As I am writing this, it is about 6:30 PM on February 26. Today, I learned of an accident that took place on Chester Gap. An SUV, a school bus, and a small sedan were involved. Thankfully, there were no children on the bus and no one was hurt. The SUV was undamaged, but the small sedan collided with the bus. The direct cause was ice on the road.
The woman driving the SUV was emotionally shaken. She could not reach her husband by phone until over two hours later. The husband was 2,146 miles away on business, where he could provide no assistance. Now he is asking himself why this happened. As I said, the direct cause was ice on the road. Yet, I know, you know, all of the Sheep of Kephas know that there was an indirect cause that led to this accident. My wife, the driver of the SUV, and I, the husband who is so far away during a time of need, know that indirect cause resides at St. Peter Catholic Church in Washington, VA.
On at least two occasions this blog has referred to Chester Gap. In the post Dead Horse #6 – It’s a Mystery, on June 1, 2015 we said:
Chester Gap is at an altitude of 1,339 ft (408 m) and it separates Warren County from our own Rappahannock County. It is also the dividing line between two parishes of the Diocese of Arlington, our St. Peter’s and St. John the Baptist. During the Winter, the Gap presents a hazard to those traveling from Washington, Virginia to Front Royal. The road can be icy and treacherous. It is a hazard that many of the sheep in exile must negotiate on a weekly or even daily basis.
It is Lent. My wife makes every effort possible to attend daily Mass. On Wednesday of this week she was able to attend a Communion Service held by Deacon Benyo at St. Peter’s, only three miles from our home in Sperryville. Why was it that today she had to cross Chester Gap to attend Mass at St. John the Baptist? Perhaps our statements on January 4, 2015 in our post For the Sheep in Exile – Bulletin 2015-01-04 will help to answer the question.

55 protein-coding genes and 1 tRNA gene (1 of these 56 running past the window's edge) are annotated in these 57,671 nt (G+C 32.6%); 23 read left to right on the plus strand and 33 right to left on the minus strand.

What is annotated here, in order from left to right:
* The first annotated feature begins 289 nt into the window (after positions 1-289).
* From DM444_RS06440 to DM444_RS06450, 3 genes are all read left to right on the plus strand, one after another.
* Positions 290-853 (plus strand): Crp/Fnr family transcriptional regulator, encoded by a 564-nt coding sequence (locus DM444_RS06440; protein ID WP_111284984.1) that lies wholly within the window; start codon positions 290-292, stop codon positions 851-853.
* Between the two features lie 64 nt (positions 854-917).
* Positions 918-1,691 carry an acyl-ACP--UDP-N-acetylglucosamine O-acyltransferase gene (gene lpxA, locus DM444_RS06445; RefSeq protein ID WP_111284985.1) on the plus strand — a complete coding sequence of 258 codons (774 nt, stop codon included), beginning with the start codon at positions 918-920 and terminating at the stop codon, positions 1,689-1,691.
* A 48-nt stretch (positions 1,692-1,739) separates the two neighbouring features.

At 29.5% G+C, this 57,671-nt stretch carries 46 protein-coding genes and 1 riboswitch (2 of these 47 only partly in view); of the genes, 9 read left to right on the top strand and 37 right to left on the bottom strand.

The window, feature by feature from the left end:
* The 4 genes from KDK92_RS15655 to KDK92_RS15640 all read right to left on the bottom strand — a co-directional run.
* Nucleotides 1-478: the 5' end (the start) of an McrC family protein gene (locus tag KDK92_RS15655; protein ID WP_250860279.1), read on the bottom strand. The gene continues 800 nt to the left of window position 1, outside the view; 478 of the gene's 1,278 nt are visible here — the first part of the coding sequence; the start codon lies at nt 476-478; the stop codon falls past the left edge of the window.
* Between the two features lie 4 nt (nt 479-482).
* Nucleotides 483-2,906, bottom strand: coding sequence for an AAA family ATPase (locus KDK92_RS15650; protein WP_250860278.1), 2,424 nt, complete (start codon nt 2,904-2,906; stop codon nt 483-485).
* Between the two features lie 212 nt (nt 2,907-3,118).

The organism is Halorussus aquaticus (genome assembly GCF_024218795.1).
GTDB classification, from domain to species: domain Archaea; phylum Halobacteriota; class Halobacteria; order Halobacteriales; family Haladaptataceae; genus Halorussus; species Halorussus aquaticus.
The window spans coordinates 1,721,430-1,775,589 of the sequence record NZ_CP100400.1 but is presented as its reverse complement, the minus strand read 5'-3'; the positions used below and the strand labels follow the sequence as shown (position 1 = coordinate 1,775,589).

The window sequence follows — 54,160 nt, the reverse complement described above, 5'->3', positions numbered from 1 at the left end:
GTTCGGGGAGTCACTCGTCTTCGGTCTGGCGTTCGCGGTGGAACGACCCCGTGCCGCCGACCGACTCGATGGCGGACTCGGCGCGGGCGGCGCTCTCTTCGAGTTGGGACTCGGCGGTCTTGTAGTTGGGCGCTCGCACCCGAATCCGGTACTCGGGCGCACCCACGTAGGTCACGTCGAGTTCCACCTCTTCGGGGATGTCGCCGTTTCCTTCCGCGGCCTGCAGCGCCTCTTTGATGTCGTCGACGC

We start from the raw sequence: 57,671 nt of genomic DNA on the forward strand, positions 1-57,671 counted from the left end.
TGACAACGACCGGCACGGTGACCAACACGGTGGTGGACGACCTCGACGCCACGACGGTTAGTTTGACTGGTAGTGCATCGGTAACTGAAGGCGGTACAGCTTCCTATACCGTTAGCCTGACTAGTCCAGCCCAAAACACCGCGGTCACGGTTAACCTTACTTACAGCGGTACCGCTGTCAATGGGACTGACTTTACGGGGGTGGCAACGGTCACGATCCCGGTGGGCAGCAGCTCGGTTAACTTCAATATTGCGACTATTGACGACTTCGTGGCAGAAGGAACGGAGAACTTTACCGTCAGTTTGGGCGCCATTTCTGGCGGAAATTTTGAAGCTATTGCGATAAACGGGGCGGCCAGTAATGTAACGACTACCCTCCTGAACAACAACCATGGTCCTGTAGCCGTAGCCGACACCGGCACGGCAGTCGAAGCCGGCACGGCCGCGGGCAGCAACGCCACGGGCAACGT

Personal Commentary: My wife and I made the passage twice across a foggy, rainy, and sometimes treacherous Chester Gap last evening to attend Mass at St. John the Baptist. As we were traveling, we engaged in our recurring conversation about why we travel the extra 20.6 miles each way, week after week. Certainly, if we only made the three-mile trip from our house to St. Peter’s, we would be safer and we would save a full hour of our time. Yet, the Sheep in Exile know why we make the trip. They know why they also make the sacrifice. …
Going back to our statement on June 1, 2015, we noted:
These days, Chester Gap is also the dividing line between to ways of thinking about the Roman Catholic Church. On the Front Royal side of the Gap orthodoxy prevails. On the Washington [, VA] side there is something different. …
There it is. The Sheep in Exile, the sheep of St. Peter’s who desire to be fed with sound, undiluted Catholic doctrine, often make the trek to other parishes. They go elsewhere so that that can partake in sacramental worship and prayer without fear of encountering aberrations. They go to avoid near occasions of sin resulting from frustration and even anger. Go to a Sunday 8:30 AM Mass at St. John the Baptist and will see them and perhaps you will also see us.
As we have said in the past, we pray for our Pastor and we pray for the sheep. But there comes a time, a time like this, when you begin to wonder why we must endure this. At times like this, we begin to wonder why the Bishop thought that moving this particular priest to St. Peter’s would be beneficial to anyone or that any problem would be solved.
Consider if things had gone differently on the morning of February 26. Suppose there were children on the bus. Suppose someone had been hurt.
Consider also, if the driver of that SUV had not had not been compelled to cross Chester Gap by the need seek a Mass said in reverent conformity with the desire of the Holy Church to feed and nourish the sheep.
Consider that, if the driver of the SUV could have found something better than the current minimalist Mass at St. Peter’s, she would have been among the first to be at St. Peter’s that morning – – and she would have been there safely.
Pray for our Pastor. And pray that the bishops throughout this country lay to rest the notion that they can solve a problem merely by moving the direct cause of the problem elsewhere. It doesn’t work for pedophiles and it won’t work for radical pastors either.
Pray for spiritual justice.